The reserve includes remnant stony knoll grasslands and supplies habitat for protected plants, animals, and migratory birds, including nationally and state significant endangered species such as the Matted Flax Lily, Curly Sedge, Striped Legless Lizard, Plains Wanderer, Golden Sun Moth, and Growling Grass Frog.

The Merri Creek Management Committee and Friends of Merri Creek have been central in the care and protection of biodiversity within galgi ngarrk. The reserve has restricted public access.

galgi ngarrk

galgi ngarrk Grasslands is managed by Parks Victoria.

Northpark Nature Reserve is located on Northpark Drive and provides an open space link and walking trail with views of Merri Creek and low escarpments. Wildlife connections under the Cooper Street bridge link this reserve to the bababi marning grasslands.

Most of the reserve encompasses sloping grassed areas, rocky escarpments and minor riverine landforms associated with Merri Creek. The trail provides an enjoyable respite in a light industrial area with seating and views along the creek.

The 14-ha site has conservation value with Golden Sun Moth and Growling Grass Frog having been recorded in the reserve. A population of Cunningham Skink is also present at this site.

The reserve is gradually extending north to reach the Aitken Creek confluence and already includes the Rushwood Drive Nature Reserve.

Get directions to Northpark Nature Reserve, Somerton.

Northpark Nature Reserve

Northpark Nature Reserve is managed by Hume City Council.

7.6 ha John Laffan Reserve is used by community groups for its sports ovals and pavilion.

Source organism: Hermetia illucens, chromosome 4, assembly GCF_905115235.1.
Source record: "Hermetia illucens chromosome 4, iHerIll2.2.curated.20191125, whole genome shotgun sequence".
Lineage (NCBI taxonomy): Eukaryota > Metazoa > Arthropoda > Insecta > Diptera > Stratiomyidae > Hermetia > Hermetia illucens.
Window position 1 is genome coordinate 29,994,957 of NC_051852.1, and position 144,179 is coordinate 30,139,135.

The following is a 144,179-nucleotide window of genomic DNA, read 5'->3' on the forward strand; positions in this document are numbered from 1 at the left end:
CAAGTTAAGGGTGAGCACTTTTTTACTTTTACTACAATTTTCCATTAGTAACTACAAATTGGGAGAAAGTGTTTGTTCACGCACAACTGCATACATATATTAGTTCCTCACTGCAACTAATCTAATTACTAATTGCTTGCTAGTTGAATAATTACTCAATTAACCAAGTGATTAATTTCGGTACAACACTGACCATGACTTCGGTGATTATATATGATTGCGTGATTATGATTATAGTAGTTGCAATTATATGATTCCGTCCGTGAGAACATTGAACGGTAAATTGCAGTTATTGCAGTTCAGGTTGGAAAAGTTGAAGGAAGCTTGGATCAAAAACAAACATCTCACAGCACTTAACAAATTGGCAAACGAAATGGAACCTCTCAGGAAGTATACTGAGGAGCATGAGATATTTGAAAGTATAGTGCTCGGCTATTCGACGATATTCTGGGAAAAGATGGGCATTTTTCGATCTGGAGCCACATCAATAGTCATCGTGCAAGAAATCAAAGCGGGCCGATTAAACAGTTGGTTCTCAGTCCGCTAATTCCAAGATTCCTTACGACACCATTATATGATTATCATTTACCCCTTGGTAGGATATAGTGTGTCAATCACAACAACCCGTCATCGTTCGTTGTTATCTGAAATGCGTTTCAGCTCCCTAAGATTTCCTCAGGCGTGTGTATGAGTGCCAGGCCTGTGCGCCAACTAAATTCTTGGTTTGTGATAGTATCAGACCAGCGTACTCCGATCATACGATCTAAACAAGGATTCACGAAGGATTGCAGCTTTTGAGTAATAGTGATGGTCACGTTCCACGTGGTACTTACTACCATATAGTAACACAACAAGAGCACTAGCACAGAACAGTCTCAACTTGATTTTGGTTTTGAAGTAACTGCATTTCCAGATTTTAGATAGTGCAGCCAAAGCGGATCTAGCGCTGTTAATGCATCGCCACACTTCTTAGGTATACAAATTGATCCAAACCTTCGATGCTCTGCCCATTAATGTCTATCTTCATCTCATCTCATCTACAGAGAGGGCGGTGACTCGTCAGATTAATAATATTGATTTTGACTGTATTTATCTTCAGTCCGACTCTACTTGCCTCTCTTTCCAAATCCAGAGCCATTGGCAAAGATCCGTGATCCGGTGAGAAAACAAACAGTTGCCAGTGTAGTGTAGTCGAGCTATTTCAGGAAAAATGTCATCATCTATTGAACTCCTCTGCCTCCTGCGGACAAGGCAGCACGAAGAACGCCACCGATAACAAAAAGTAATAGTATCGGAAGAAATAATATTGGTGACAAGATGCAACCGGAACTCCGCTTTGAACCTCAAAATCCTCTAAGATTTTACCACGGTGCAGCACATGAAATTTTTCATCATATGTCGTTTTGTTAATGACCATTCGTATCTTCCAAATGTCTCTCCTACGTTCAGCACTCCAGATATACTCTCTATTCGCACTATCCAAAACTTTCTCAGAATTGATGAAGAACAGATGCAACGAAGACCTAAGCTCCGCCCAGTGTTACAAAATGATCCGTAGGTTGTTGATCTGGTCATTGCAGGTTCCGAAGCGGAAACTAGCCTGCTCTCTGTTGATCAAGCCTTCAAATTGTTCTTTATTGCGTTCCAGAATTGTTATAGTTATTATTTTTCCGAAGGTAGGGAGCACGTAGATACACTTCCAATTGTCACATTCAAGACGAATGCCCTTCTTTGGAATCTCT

The reserve is the site of the confluence of Merri Creek and Kalkallo Creek and connects public land extending south along the west side of Merri Creek. The conservation area in the reserve includes rocky escarpments and outcrops, grasslands, and remnant riparian vegetation including large, old trees with hollows that provide habitat for native animals. It is an area of cultural significance for the Wurundjeri Woi‑wurrung people.

A pedestrian bridge from the east side of Merri Creek will connect to the south-eastern corner of the reserve. The size of and facilities at the reserve are likely to change in the long term, due to the future duplication of Donnybrook Road, and the development of new, larger sporting facilities nearby.

The Merri Creek Management Committee has been central in the protection and restoration of biodiversity in the southern part of the reserve.

Get directions to John Laffan Reserve, Donnybrook Reserve, Kalkallo.

John Laffan Reserve

John Laffan Reserve is managed by Hume City Council.

The 3 ha Bells Avenue Wetlands reserve is located off Moxham Drive in Kalkallo, just west of Merri Creek. It was created as part of the adjacent housing development.

The wetlands help to remove pollutants from stormwater from local streets and provide habitat for birds and aquatic life. Visitors can relax while walking around the wetlands and enjoy the children’s play space at the adjacent Quill Reserve.